One of my pet peeves:
In a public setting, the person walking ahead of me allows a door to slam in my face.
What the heck?
How long does it take to glance back to make sure that no one is behind you? And when the person behind you is near, how much effort does it take to hold the door for him or her?
For your courtesy, you might even get a smile or "thank you." Even if the other person doesn't acknowledge your courtesy, you will have known that you did the polite thing (Bragging rights here).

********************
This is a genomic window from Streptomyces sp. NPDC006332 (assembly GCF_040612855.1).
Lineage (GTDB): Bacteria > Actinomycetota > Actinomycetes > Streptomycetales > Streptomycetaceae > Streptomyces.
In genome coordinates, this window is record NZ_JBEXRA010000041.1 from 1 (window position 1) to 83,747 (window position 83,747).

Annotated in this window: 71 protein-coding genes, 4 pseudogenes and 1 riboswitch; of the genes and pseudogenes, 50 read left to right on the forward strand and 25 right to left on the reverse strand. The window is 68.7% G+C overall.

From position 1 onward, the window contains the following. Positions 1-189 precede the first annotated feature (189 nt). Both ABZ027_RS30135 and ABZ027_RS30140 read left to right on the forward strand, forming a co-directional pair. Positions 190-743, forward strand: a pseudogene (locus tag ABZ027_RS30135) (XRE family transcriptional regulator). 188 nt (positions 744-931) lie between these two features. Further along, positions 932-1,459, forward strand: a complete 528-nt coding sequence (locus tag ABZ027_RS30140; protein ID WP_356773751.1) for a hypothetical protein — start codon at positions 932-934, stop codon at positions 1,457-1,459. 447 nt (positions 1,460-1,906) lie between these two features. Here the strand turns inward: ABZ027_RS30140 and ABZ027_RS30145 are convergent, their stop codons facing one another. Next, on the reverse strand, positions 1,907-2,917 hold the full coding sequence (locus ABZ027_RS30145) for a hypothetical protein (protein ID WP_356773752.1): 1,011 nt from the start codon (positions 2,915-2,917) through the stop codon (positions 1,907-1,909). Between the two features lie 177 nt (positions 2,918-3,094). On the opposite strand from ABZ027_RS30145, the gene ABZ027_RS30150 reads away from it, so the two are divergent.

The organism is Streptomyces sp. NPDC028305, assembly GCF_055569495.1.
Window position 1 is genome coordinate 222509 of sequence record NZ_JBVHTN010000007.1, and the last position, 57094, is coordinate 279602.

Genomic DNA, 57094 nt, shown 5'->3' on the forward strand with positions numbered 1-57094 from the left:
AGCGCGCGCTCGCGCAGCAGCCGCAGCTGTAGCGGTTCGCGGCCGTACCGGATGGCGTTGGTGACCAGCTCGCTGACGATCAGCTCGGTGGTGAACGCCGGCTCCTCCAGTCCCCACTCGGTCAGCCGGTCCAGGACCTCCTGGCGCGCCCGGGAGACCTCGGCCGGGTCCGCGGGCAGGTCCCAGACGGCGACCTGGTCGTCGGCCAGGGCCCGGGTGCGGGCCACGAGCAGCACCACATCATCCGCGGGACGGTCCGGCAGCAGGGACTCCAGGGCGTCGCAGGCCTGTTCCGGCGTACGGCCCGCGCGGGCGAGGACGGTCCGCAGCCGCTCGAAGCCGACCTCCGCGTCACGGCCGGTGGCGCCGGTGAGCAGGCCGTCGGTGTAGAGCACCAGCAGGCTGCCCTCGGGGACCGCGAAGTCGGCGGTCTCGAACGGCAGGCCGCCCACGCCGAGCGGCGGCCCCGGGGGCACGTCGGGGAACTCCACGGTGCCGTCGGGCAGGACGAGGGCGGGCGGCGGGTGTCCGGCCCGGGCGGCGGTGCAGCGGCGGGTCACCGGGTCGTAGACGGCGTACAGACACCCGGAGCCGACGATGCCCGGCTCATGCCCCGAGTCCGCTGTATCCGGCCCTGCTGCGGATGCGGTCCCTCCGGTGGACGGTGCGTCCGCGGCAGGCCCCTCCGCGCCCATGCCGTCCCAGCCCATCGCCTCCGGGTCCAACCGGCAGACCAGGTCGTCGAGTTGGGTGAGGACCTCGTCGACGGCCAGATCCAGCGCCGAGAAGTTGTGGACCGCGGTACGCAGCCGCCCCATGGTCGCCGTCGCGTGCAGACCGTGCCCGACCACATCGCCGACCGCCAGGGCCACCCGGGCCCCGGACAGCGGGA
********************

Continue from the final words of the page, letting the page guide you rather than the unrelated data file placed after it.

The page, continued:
By observing door behavior, you can tell a lot about people and their basic characteristics; a person who thinks nothing of allowing a door to slam in your face is not likely to care much about anything except him or herself.
Another pet peeve:
People who stand in doorways, blocking passersby; if you're going to engage in a long, drawn-out conversation, please move it to a less traffic area, like a coffee shop, bar, park, or low traffic area.
People who insist on blocking passing traffic always seem to act as if it were your fault that their conversation has been so rudely interrupted by your wanting to get from point A to point B.
So, my dear readers, holding doors open for strangers and keeping doorways free of human doorstops are simple things that you can do to help grease the wheels of polite society.